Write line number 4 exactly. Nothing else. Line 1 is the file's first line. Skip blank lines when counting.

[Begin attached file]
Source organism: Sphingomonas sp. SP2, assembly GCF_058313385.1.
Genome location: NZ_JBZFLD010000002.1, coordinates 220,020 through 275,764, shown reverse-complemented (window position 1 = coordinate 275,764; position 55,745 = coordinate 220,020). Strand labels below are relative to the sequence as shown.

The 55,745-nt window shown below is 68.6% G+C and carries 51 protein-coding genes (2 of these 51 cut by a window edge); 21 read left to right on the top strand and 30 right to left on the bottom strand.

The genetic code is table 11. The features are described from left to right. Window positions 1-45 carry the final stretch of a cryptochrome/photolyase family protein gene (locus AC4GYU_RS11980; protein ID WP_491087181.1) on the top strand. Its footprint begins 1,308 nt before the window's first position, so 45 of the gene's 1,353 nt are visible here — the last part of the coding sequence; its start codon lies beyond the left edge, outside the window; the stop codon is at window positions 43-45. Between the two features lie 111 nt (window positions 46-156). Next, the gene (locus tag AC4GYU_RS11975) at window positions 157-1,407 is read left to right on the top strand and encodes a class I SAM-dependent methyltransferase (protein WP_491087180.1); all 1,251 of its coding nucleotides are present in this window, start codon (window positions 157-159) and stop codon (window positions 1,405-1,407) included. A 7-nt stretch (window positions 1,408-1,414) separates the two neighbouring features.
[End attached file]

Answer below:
The genetic code is table 11. The features are described from left to right. Window positions 1-45 carry the final stretch of a cryptochrome/photolyase family protein gene (locus AC4GYU_RS11980; protein ID WP_491087181.1) on the top strand. Its footprint begins 1,308 nt before the window's first position, so 45 of the gene's 1,353 nt are visible here — the last part of the coding sequence; its start codon lies beyond the left edge, outside the window; the stop codon is at window positions 43-45. Between the two features lie 111 nt (window positions 46-156). Next, the gene (locus tag AC4GYU_RS11975) at window positions 157-1,407 is read left to right on the top strand and encodes a class I SAM-dependent methyltransferase (protein WP_491087180.1); all 1,251 of its coding nucleotides are present in this window, start codon (window positions 157-159) and stop codon (window positions 1,405-1,407) included. A 7-nt stretch (window positions 1,408-1,414) separates the two neighbouring features.